Confessions By St. Augustine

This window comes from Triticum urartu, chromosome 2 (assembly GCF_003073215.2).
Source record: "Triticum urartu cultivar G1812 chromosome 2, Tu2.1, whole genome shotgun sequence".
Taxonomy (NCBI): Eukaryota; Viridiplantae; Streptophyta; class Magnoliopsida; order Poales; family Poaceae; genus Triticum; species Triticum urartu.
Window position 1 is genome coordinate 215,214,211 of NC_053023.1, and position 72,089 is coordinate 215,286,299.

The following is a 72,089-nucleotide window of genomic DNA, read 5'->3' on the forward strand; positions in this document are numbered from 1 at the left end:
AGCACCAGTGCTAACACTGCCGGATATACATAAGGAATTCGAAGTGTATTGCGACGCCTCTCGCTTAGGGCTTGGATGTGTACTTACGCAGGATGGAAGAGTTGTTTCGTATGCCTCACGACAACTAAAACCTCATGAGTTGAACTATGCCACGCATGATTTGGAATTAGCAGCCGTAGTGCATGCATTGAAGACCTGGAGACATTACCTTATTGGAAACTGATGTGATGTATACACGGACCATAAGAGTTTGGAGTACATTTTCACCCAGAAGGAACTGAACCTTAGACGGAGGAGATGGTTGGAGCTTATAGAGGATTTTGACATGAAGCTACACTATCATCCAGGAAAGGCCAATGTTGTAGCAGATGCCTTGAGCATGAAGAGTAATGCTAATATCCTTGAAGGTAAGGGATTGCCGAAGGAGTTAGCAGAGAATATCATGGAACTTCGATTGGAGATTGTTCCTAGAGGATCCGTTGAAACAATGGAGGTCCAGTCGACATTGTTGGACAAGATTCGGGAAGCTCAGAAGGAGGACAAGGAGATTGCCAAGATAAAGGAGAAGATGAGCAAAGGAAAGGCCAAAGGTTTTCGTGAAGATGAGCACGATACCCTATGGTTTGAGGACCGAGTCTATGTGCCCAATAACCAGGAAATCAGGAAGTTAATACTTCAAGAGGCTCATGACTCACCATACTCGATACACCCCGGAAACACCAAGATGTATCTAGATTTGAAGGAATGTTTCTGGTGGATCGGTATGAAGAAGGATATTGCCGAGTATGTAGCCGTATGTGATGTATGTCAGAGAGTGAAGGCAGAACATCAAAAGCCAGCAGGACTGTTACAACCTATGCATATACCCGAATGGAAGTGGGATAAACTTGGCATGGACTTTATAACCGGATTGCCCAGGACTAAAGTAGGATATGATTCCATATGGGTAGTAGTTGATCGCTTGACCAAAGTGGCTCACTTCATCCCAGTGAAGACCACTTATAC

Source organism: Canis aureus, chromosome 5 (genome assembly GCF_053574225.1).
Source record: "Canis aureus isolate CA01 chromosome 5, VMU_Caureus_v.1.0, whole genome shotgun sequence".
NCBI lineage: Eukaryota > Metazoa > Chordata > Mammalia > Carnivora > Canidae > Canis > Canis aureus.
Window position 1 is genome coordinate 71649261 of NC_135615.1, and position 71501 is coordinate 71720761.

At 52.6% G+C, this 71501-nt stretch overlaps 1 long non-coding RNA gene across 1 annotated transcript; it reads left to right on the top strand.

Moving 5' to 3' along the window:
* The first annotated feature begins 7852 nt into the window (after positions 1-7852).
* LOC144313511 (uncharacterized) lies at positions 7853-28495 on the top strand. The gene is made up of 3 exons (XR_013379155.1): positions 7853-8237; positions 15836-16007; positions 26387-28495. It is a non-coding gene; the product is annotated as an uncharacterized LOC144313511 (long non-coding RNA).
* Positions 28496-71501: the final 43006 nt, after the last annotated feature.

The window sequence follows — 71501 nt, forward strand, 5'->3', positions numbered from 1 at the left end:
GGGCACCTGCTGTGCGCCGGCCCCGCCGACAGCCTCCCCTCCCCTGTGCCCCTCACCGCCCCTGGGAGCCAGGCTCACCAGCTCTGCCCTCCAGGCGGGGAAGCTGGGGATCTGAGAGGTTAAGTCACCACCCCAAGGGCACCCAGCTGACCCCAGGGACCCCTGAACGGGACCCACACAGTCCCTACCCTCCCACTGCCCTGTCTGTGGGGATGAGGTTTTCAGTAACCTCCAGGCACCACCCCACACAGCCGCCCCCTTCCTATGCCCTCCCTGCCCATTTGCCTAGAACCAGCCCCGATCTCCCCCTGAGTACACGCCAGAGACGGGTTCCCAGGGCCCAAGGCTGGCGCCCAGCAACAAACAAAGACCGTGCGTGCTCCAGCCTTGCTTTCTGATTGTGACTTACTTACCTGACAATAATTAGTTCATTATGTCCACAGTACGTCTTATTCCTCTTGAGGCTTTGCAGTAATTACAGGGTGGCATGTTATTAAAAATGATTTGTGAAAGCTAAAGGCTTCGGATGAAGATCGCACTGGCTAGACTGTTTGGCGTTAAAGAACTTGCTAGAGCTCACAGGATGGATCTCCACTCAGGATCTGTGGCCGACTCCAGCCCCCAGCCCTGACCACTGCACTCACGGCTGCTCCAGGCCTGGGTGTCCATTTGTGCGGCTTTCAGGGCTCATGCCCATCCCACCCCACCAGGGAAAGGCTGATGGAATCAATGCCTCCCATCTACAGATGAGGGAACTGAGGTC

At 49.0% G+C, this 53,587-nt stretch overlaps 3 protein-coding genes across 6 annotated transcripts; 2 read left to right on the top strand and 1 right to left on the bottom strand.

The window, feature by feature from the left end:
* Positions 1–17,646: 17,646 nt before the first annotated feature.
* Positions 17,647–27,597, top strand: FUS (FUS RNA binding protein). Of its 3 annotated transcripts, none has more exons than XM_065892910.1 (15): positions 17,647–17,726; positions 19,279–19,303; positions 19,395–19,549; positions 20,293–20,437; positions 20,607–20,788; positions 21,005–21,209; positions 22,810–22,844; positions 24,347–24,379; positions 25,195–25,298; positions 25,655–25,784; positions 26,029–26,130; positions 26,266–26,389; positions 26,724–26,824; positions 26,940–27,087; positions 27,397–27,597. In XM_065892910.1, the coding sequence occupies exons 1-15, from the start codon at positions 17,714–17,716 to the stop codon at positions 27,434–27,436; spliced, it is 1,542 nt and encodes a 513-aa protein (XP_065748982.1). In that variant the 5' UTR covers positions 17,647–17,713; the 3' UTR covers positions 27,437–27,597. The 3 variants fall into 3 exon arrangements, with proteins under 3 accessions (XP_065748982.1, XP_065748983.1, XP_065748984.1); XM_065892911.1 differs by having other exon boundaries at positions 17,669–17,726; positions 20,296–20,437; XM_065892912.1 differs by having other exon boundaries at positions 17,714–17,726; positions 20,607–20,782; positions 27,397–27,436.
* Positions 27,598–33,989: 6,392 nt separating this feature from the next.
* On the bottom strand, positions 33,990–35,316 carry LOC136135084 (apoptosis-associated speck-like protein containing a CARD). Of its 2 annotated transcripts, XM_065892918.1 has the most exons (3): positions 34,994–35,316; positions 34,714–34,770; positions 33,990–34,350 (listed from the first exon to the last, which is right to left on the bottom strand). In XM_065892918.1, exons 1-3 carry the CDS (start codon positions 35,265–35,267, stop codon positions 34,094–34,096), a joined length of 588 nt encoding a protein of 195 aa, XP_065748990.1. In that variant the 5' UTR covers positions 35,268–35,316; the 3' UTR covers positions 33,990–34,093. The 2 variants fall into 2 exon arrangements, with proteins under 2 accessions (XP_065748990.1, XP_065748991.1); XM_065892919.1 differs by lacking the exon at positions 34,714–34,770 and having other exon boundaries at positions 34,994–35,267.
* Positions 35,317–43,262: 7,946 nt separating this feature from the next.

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Confessions is a book written by St. Augustine during the height of the Roman Empire. This book outlines his life from his perception of his infancy all the way until he is baptized in his 30’s. Confessions describes Augustine’s conversion to Christianity. He describes this conversion as a difficult one and had many doubts, but finally put God first and obtained true enlightenment. The book continues after the autobiographical section, where Augustine reflects on the bible, mainly Genesis, and continues to try and find the true meaning of God. Augustine composes this tale to detail his own sins and to praise God. He entitles this book Confessions because he is essentially confessing to God and attempting to repent for the sins he committed during his life. He tells his story to praise God for lifting him from his life of sin and lust to a life of enlightenment. St. Augustine directly addressed God and thanks God for creating him and giving him redemption. Confessions influenced Christian values during the spread of Christianity to Rome and during the medieval period. During the medieval period the majority of the population was Christian and these people based their lives around Confessions. This book had a profound effect on the spread of Christianity. Augustine writes Confessions to influence non-Christians to convert because of his strong belief in Christianity. Augustine converts to Christianity for many reasons such as crucial disagreements with Manichaeism, for example astrological beliefs and the description of God. In his travels to Carthage, Augustine encounters a man named Faustus, who was a bishop in the Manichean Church. Augustine recounts that Faustus spoke to him with loquacity and that Faustus was trying to convince Augustine about Manichean myths with the use of flashy language. Augustine says that “He was a great snare of the devil and many were
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